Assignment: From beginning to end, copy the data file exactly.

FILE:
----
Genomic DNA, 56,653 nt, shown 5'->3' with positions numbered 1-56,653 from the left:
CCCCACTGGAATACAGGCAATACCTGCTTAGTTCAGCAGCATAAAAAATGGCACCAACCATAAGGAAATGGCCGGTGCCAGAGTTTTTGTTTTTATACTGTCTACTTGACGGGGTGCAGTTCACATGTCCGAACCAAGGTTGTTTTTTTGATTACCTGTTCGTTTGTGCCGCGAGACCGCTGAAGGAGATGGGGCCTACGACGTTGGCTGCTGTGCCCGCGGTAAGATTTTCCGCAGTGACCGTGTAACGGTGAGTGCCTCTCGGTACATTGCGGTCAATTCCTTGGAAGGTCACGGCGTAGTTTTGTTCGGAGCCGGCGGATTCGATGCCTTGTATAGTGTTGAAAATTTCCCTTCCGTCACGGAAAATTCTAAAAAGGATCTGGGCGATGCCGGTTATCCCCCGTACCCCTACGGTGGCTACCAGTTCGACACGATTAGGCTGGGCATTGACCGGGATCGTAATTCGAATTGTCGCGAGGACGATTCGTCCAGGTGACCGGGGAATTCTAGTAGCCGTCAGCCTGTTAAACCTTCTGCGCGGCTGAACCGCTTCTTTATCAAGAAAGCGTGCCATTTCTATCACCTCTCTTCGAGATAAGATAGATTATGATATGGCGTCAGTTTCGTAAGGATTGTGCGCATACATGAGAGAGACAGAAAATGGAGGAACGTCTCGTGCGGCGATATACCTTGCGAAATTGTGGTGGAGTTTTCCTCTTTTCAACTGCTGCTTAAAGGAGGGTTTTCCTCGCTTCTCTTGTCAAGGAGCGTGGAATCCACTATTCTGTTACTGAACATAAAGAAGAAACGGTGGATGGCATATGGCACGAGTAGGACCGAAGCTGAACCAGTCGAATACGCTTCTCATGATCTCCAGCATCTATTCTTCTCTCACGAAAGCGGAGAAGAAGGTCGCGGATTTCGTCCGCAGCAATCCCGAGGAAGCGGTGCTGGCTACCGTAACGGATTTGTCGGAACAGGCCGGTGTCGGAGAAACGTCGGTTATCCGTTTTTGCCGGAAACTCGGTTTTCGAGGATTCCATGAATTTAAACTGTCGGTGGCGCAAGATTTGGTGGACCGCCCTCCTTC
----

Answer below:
Genomic DNA, 56,653 nt, shown 5'->3' with positions numbered 1-56,653 from the left:
CCCCACTGGAATACAGGCAATACCTGCTTAGTTCAGCAGCATAAAAAATGGCACCAACCATAAGGAAATGGCCGGTGCCAGAGTTTTTGTTTTTATACTGTCTACTTGACGGGGTGCAGTTCACATGTCCGAACCAAGGTTGTTTTTTTGATTACCTGTTCGTTTGTGCCGCGAGACCGCTGAAGGAGATGGGGCCTACGACGTTGGCTGCTGTGCCCGCGGTAAGATTTTCCGCAGTGACCGTGTAACGGTGAGTGCCTCTCGGTACATTGCGGTCAATTCCTTGGAAGGTCACGGCGTAGTTTTGTTCGGAGCCGGCGGATTCGATGCCTTGTATAGTGTTGAAAATTTCCCTTCCGTCACGGAAAATTCTAAAAAGGATCTGGGCGATGCCGGTTATCCCCCGTACCCCTACGGTGGCTACCAGTTCGACACGATTAGGCTGGGCATTGACCGGGATCGTAATTCGAATTGTCGCGAGGACGATTCGTCCAGGTGACCGGGGAATTCTAGTAGCCGTCAGCCTGTTAAACCTTCTGCGCGGCTGAACCGCTTCTTTATCAAGAAAGCGTGCCATTTCTATCACCTCTCTTCGAGATAAGATAGATTATGATATGGCGTCAGTTTCGTAAGGATTGTGCGCATACATGAGAGAGACAGAAAATGGAGGAACGTCTCGTGCGGCGATATACCTTGCGAAATTGTGGTGGAGTTTTCCTCTTTTCAACTGCTGCTTAAAGGAGGGTTTTCCTCGCTTCTCTTGTCAAGGAGCGTGGAATCCACTATTCTGTTACTGAACATAAAGAAGAAACGGTGGATGGCATATGGCACGAGTAGGACCGAAGCTGAACCAGTCGAATACGCTTCTCATGATCTCCAGCATCTATTCTTCTCTCACGAAAGCGGAGAAGAAGGTCGCGGATTTCGTCCGCAGCAATCCCGAGGAAGCGGTGCTGGCTACCGTAACGGATTTGTCGGAACAGGCCGGTGTCGGAGAAACGTCGGTTATCCGTTTTTGCCGGAAACTCGGTTTTCGAGGATTCCATGAATTTAAACTGTCGGTGGCGCAAGATTTGGTGGACCGCCCTCCTTC